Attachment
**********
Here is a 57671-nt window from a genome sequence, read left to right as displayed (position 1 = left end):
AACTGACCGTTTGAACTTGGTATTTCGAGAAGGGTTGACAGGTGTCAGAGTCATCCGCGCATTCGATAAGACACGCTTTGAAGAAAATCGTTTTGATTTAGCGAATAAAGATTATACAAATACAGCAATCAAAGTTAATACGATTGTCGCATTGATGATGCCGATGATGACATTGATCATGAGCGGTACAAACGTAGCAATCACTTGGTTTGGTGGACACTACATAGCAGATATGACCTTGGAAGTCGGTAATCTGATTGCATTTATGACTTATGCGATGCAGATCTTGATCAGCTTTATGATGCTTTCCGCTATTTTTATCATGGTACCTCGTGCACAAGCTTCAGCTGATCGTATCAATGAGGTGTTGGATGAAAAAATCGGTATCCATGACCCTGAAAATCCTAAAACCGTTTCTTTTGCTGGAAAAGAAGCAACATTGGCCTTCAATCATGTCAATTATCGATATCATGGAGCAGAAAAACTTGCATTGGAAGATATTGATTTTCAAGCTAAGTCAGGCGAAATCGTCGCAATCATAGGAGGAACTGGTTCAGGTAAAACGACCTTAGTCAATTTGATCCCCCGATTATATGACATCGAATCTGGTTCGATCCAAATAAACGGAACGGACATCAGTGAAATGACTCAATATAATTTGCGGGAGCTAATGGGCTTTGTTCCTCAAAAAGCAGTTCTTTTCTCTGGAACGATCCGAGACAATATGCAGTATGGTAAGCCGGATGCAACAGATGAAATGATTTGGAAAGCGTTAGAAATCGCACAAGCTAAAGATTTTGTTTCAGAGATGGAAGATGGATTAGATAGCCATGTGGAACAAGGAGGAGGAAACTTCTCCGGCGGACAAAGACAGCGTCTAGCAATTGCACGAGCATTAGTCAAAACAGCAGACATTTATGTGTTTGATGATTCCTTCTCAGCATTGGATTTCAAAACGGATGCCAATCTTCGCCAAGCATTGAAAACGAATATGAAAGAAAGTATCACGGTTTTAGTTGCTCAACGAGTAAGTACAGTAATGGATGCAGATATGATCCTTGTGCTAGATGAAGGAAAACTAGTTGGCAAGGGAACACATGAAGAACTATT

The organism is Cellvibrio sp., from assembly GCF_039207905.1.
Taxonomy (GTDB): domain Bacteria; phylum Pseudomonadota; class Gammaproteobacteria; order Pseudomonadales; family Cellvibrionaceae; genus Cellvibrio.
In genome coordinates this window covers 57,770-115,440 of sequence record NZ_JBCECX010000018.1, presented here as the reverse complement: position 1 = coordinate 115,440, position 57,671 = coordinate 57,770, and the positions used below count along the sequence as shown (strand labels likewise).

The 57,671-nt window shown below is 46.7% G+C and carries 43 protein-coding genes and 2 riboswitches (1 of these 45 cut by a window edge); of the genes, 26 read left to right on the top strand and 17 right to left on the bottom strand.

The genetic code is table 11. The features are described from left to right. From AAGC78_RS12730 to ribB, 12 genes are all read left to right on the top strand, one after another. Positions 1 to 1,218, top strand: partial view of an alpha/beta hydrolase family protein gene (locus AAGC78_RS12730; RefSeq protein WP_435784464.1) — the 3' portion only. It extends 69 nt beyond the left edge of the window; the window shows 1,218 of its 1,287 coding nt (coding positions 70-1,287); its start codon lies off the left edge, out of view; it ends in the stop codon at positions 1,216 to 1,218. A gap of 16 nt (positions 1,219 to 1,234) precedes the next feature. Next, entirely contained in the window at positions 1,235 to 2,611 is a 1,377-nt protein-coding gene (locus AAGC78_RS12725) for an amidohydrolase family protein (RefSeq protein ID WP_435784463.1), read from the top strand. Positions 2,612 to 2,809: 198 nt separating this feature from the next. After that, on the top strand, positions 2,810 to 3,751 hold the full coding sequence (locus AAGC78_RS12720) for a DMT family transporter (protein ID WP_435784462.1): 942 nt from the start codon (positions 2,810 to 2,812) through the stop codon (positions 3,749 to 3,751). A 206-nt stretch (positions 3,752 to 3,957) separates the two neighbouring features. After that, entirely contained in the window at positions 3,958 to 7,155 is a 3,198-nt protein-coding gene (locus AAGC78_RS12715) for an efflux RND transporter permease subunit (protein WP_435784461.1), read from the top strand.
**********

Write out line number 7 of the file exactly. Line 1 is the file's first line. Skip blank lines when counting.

The genetic code is table 11. The features are described from left to right. From AAGC78_RS12730 to ribB, 12 genes are all read left to right on the top strand, one after another. Positions 1 to 1,218, top strand: partial view of an alpha/beta hydrolase family protein gene (locus AAGC78_RS12730; RefSeq protein WP_435784464.1) — the 3' portion only. It extends 69 nt beyond the left edge of the window; the window shows 1,218 of its 1,287 coding nt (coding positions 70-1,287); its start codon lies off the left edge, out of view; it ends in the stop codon at positions 1,216 to 1,218. A gap of 16 nt (positions 1,219 to 1,234) precedes the next feature. Next, entirely contained in the window at positions 1,235 to 2,611 is a 1,377-nt protein-coding gene (locus AAGC78_RS12725) for an amidohydrolase family protein (RefSeq protein ID WP_435784463.1), read from the top strand. Positions 2,612 to 2,809: 198 nt separating this feature from the next. After that, on the top strand, positions 2,810 to 3,751 hold the full coding sequence (locus AAGC78_RS12720) for a DMT family transporter (protein ID WP_435784462.1): 942 nt from the start codon (positions 2,810 to 2,812) through the stop codon (positions 3,749 to 3,751). A 206-nt stretch (positions 3,752 to 3,957) separates the two neighbouring features. After that, entirely contained in the window at positions 3,958 to 7,155 is a 3,198-nt protein-coding gene (locus AAGC78_RS12715) for an efflux RND transporter permease subunit (protein WP_435784461.1), read from the top strand.